When I look back at the pictures I did not destroy of myself in my active drinking days, I often don’t remember much about what was going on in the photo. If my mouth was wide open over a beer bottle, was I singing? Was I shouting something offensive? Were people looking at me like I was strange? I look at it now, and I look lost. I look as if I’m playing a role. I don’t recognize that person today.
Addiction stole my memories.
I love that I can remember details about occasions of pictures taken in sobriety. There is one taken of me with a friends autistic son asleep in my arms. I distinctively remember having that picture taken. I remember who took it. I remember my friend’s autistic son feeling safe with me. He was feeling overwhelmed and exhausted from sensory stimulation at the party. He sat on my lap to get grounded, and then he curled up on my chest and fell asleep in my arms.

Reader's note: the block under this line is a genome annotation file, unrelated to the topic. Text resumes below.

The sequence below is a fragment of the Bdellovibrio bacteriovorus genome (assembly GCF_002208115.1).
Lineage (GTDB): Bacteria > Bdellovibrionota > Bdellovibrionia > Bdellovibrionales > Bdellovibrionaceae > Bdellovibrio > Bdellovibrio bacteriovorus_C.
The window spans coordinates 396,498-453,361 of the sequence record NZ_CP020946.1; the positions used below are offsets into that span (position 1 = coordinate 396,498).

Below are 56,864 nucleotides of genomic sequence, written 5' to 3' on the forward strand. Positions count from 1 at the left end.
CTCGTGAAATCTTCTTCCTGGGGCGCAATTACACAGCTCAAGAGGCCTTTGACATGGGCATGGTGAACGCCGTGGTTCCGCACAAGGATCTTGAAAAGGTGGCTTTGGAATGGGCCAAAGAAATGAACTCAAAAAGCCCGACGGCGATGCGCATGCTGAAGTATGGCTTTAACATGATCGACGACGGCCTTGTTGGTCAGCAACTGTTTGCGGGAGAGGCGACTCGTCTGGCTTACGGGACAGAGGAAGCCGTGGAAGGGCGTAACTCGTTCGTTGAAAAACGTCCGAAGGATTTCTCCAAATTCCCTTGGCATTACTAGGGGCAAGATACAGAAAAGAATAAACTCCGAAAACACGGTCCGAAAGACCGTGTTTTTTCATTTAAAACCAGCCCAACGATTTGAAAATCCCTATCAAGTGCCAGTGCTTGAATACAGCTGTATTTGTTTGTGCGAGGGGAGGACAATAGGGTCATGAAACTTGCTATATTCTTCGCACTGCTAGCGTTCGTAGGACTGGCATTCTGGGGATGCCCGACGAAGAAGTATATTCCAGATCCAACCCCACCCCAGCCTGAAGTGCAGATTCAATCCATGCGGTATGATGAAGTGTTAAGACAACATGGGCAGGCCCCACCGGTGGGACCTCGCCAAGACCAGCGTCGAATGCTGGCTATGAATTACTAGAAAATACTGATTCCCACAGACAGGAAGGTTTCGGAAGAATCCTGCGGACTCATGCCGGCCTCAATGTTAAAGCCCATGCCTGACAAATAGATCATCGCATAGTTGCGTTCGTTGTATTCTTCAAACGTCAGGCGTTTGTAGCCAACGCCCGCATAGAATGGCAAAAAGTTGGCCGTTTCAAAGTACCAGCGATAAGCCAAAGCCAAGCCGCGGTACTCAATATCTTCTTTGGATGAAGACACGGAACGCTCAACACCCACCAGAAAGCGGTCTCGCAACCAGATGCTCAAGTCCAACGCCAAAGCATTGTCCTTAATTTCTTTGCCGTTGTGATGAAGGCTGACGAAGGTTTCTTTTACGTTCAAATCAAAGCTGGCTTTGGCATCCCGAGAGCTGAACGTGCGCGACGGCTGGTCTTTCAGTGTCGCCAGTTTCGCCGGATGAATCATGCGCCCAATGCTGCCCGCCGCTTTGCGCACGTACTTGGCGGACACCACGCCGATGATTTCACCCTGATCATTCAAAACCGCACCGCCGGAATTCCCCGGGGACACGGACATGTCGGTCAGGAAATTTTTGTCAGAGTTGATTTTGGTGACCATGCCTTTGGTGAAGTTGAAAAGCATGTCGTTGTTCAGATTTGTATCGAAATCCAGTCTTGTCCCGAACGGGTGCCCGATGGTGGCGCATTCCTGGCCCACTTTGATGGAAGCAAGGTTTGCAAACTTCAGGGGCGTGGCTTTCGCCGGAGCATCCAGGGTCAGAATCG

I was grateful she took the picture because I was full of gratitude because I was present that night. As I type about that evening, memories of the party we were at pop into my brain. Children were dancing, playing games, riding bikes, and climbing trees. There was a treasure box for kids to get prizes. I remember the food that was served and what my friend was wearing who took the picture. I still talk about this day because I enjoyed myself. And because I remember it. All of it.
I am grateful to have accumulated so many memories of good times with loved ones on my sober clock. Too many memories are lost from when I was in active addiction. It is as if nothing happened.
What is the purpose of intoxication? For me, it means absence of authentic joy. Intoxication is an eraser on the black board of life. Collected memories vanished.
I want to be a memory collector. In sobriety, that is possible.